India’s military has sent a message to its Chinese counterparts over reports that five Indian civilians were kidnapped in a border state last week.
An Indian cabinet minister said a “hotline message” had been sent to the Chinese army.
An allegation that five men were kidnapped by Chinese troops was first tweeted on 5 September by an Indian lawmaker from Arunachal Pradesh state.
Relations between the powers have been deteriorating since a clash in June.
Kiren Rijiju, India’s minister of state for minority affairs, who is from the isolated border state of Arunachal Pradesh where the kidnappings reportedly took place, said a military hotline designed to help defuse border tensions had been activated to send a message to China’s military.
China’s foreign ministry spokesman Zhao Lijian said Beijing had “no details to release yet” about the incident, adding that China had “never recognised so-called ‘Arunachal Pradesh’, which is China’s south Tibet region”.
Arunachal Pradesh lawmaker Tapir Gao had earlier tweeted that the alleged abduction happened on 3 September near the border. He did not give more details.
Relations have been steadily deteriorating since June, when 20 Indian soldiers were killed in a skirmish in the disputed Ladakh border area. China did not comment on reports that it had also suffered casualties.
In August, India accused China of provoking military tensions at the border twice within one week. Both charges were denied by China, which said that the border stand-off was “entirely” India’s fault.
India accused the Chinese of “amassing of large number of troops, aggressive behaviour and attempts to unilaterally alter the status quo”.
While there has been no fresh violence, minor skirmishes have been reported, with analysts describing the situation at the border as fluid since June.
Both countries regularly accuse each other of instigating the fight in the Himalayan region of Ladakh by crossing the border, a poorly demarcated line that snakes through the inhospitable terrain.
Despite several rounds of military and diplomatic talks, the nuclear-armed neighbours have failed to resolve their border disputes.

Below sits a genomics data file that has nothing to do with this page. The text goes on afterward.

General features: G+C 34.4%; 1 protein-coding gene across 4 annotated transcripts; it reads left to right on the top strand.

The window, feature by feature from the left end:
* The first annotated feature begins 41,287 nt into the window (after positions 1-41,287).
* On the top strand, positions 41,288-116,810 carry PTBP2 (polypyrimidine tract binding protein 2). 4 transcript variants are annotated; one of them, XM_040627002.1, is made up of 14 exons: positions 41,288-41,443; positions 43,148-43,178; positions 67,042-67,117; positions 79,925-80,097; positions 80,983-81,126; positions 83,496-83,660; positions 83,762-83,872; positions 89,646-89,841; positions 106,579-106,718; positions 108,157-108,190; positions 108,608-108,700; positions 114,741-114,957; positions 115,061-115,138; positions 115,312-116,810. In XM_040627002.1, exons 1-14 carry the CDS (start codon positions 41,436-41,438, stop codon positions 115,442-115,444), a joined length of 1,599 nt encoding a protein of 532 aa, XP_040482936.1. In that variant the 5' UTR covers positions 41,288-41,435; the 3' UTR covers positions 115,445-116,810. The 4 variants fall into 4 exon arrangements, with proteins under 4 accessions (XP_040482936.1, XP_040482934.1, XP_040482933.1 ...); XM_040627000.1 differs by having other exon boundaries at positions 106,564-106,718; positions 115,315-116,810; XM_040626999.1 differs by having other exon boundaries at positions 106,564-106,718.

What happened in June?
Media reports said troops clashed on ridges at a height of nearly 4,300m (14,000ft) on steep terrain, with some Indian soldiers falling into the fast-flowing Galwan river in sub-zero temperatures.
At least 76 Indian soldiers were reportedly injured in addition to the 20 dead. China has not released any information about casualties on its side.
The fighting took place without any firearms because of a 1996 agreement barring guns and explosives from the area.
Why did the troops clash?
The Line of Actual Control, as the disputed border between the two nations is known, is poorly demarcated. The presence of rivers, lakes and snowcaps mean the line can shift.
The soldiers on either side – representing two of the world’s largest armies – come face to face at many points. India has accused China of sending thousands of troops into Ladakh’s Galwan valley and says China occupies 38,000sq km (14,700sq miles) of its territory. Several rounds of talks in the last three decades have failed to resolve the boundary disputes.
The two countries have fought only one war so far, in 1962, when India suffered a humiliating defeat.
There are several reasons why tensions have risen recently – but competing strategic goals lie at the root, and both sides blame each other.
India’s new road in what experts say is the most remote and vulnerable area along the border in Ladakh could boost Delhi’s capability to move men and materiel rapidly in case of a conflict.
Analysts say India’s decision to ramp up infrastructure seems to have infuriated Beijing.